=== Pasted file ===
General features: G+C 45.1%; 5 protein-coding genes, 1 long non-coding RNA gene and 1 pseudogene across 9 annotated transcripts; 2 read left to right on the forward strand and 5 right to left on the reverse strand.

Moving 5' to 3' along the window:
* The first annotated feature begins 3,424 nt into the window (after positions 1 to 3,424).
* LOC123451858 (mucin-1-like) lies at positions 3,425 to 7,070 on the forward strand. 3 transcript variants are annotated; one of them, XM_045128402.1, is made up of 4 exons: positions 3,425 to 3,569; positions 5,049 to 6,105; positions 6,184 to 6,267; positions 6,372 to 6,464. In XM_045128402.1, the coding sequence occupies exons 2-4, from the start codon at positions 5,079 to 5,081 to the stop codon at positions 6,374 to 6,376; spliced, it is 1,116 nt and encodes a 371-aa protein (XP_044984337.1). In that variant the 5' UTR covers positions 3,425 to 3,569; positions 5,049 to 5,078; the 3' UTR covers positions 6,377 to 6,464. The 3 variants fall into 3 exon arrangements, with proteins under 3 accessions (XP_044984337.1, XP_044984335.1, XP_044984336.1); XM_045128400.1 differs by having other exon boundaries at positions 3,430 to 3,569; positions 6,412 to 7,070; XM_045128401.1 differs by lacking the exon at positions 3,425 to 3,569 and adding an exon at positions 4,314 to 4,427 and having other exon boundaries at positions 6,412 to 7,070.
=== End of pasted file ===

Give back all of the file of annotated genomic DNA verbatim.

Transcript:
General features: G+C 45.1%; 5 protein-coding genes, 1 long non-coding RNA gene and 1 pseudogene across 9 annotated transcripts; 2 read left to right on the forward strand and 5 right to left on the reverse strand.

Moving 5' to 3' along the window:
* The first annotated feature begins 3,424 nt into the window (after positions 1 to 3,424).
* LOC123451858 (mucin-1-like) lies at positions 3,425 to 7,070 on the forward strand. 3 transcript variants are annotated; one of them, XM_045128402.1, is made up of 4 exons: positions 3,425 to 3,569; positions 5,049 to 6,105; positions 6,184 to 6,267; positions 6,372 to 6,464. In XM_045128402.1, the coding sequence occupies exons 2-4, from the start codon at positions 5,079 to 5,081 to the stop codon at positions 6,374 to 6,376; spliced, it is 1,116 nt and encodes a 371-aa protein (XP_044984337.1). In that variant the 5' UTR covers positions 3,425 to 3,569; positions 5,049 to 5,078; the 3' UTR covers positions 6,377 to 6,464. The 3 variants fall into 3 exon arrangements, with proteins under 3 accessions (XP_044984337.1, XP_044984335.1, XP_044984336.1); XM_045128400.1 differs by having other exon boundaries at positions 3,430 to 3,569; positions 6,412 to 7,070; XM_045128401.1 differs by lacking the exon at positions 3,425 to 3,569 and adding an exon at positions 4,314 to 4,427 and having other exon boundaries at positions 6,412 to 7,070.